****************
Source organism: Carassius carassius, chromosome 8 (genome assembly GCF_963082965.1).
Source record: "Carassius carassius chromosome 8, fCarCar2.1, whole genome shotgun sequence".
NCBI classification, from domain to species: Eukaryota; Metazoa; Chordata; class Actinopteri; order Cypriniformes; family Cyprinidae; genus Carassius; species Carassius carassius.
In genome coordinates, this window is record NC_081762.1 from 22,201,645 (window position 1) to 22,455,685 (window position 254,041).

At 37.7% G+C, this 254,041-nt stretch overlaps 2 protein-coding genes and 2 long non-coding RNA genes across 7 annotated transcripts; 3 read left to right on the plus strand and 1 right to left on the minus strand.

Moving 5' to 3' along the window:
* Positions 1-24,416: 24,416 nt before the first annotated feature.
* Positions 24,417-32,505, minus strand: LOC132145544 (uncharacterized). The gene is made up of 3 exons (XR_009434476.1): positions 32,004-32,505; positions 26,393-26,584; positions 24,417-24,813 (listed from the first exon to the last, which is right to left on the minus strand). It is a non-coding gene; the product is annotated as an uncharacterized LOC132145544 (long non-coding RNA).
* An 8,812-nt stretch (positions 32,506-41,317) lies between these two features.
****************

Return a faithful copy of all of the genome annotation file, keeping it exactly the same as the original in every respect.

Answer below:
Source organism: Carassius carassius, chromosome 8 (genome assembly GCF_963082965.1).
Source record: "Carassius carassius chromosome 8, fCarCar2.1, whole genome shotgun sequence".
NCBI classification, from domain to species: Eukaryota; Metazoa; Chordata; class Actinopteri; order Cypriniformes; family Cyprinidae; genus Carassius; species Carassius carassius.
In genome coordinates, this window is record NC_081762.1 from 22,201,645 (window position 1) to 22,455,685 (window position 254,041).

At 37.7% G+C, this 254,041-nt stretch overlaps 2 protein-coding genes and 2 long non-coding RNA genes across 7 annotated transcripts; 3 read left to right on the plus strand and 1 right to left on the minus strand.

Moving 5' to 3' along the window:
* Positions 1-24,416: 24,416 nt before the first annotated feature.
* Positions 24,417-32,505, minus strand: LOC132145544 (uncharacterized). The gene is made up of 3 exons (XR_009434476.1): positions 32,004-32,505; positions 26,393-26,584; positions 24,417-24,813 (listed from the first exon to the last, which is right to left on the minus strand). It is a non-coding gene; the product is annotated as an uncharacterized LOC132145544 (long non-coding RNA).
* An 8,812-nt stretch (positions 32,506-41,317) lies between these two features.